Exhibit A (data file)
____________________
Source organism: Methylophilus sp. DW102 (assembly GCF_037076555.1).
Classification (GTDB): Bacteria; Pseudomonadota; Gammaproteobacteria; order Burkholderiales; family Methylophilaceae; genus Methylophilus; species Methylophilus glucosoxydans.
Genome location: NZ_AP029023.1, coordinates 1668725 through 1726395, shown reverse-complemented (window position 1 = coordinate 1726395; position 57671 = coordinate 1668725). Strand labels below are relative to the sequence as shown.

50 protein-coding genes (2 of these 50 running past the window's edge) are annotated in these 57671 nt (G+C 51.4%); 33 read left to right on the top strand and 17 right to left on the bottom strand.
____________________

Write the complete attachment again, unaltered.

Source organism: Methylophilus sp. DW102 (assembly GCF_037076555.1).
Classification (GTDB): Bacteria; Pseudomonadota; Gammaproteobacteria; order Burkholderiales; family Methylophilaceae; genus Methylophilus; species Methylophilus glucosoxydans.
Genome location: NZ_AP029023.1, coordinates 1668725 through 1726395, shown reverse-complemented (window position 1 = coordinate 1726395; position 57671 = coordinate 1668725). Strand labels below are relative to the sequence as shown.

50 protein-coding genes (2 of these 50 running past the window's edge) are annotated in these 57671 nt (G+C 51.4%); 33 read left to right on the top strand and 17 right to left on the bottom strand.